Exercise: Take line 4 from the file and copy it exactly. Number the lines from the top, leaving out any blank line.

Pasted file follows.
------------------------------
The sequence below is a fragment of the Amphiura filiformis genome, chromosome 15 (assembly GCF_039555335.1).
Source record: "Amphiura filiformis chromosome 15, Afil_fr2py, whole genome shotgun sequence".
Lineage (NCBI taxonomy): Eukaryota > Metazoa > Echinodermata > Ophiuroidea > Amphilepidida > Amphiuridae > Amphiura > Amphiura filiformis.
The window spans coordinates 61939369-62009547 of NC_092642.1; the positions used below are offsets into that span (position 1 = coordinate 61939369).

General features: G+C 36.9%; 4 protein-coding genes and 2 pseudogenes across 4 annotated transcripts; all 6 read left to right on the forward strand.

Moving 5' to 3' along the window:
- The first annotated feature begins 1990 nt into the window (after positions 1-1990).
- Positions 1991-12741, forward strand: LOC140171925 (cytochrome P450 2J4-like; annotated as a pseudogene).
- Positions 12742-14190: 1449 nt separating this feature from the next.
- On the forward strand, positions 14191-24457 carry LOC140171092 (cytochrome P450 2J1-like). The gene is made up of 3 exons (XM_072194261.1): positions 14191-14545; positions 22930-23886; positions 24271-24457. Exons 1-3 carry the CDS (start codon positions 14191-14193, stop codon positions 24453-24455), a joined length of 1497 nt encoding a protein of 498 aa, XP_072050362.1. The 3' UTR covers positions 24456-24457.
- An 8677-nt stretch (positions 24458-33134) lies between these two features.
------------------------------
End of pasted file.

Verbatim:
The window spans coordinates 61939369-62009547 of NC_092642.1; the positions used below are offsets into that span (position 1 = coordinate 61939369).